“The doctor told Father he should prepare himself for the worst. He said he had not seen a patient recover once their face became almost black like Jemma’s. He shouldn’t have said such a terrible thing…Father looks like an old man….We are all just waiting. The whole house is filled with Jemma’s terrible struggle to breathe. But we must still hope. I crept to the door and peeped in. I wish I had not. The girl I saw was not Jemma. Jemma had gone.”
Jemma dies. Jo refuses to come out of their room. Aunt holds it together until the funeral and begins sobbing horribly, and at home Fiona gets into terrible trouble for screaming at Dulcie Trimmer “Why did you come here? You’re not a relation. Nobody wanted you here!” None of them even know what to do with themselves—they drag around the house like ghosts, except for Theo, who is only five. Jo says Fiona is the only one who understands, because she almost lost her twin, too.
Fiona thinks that Theo deserves a real Christmas, since he’s only five and so far he’s missed both Thanksgiving and Halloween thanks to the flu. They manage to get it together enough to get Theo two goldfish in a bowl and a few other gifts, but Fee writes that “Christmas was really one of the saddest days of my whole life.” Her father gets Jo a locket with Jemma’s photograph inside, but nothing can really manage to erase that horrible empty, aching feeling they all have. Even when they go to a friend’s house for New Year’s and have a party, there’s a sense of loss and pain that seems to shadow over everything they do.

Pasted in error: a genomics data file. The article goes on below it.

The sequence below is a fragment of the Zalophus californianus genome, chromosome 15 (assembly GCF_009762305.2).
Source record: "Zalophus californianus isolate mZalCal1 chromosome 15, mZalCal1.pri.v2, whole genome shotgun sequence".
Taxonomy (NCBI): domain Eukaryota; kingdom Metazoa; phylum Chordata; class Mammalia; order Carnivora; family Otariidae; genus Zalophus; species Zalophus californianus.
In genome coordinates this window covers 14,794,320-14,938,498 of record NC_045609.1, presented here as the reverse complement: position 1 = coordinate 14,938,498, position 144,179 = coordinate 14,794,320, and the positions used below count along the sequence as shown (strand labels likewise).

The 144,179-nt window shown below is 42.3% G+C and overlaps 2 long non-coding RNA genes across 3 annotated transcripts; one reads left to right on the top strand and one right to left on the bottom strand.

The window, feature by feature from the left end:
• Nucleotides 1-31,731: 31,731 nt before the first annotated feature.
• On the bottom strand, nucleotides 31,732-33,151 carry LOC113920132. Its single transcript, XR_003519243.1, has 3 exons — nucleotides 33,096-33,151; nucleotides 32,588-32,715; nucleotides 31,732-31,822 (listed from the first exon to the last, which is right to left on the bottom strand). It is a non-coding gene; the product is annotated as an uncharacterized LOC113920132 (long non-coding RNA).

In the new year, Fee is putting away clothes for her aunt when she finds a framed photograph of her father, addressed to Aunt, with the inscription “This is to say I will love you, all my life long.” She is completely baffled at this—since, after all, her mother was her aunt’s twin sister, so….what’s going on? It’s disturbing, in its way, because it’s always disturbing to recognize that your parents had lives before you came into the picture. But this falls a bit by the wayside when a woman tries to steal Theo right out of their yard, completely deranged by losing her son, about Theo’s age, to the flu. This terrifies Fiona, who was supposed to be watching him, and when she has hysterics about it Jo slaps her in the face and tells her to stop being such a selfish pig.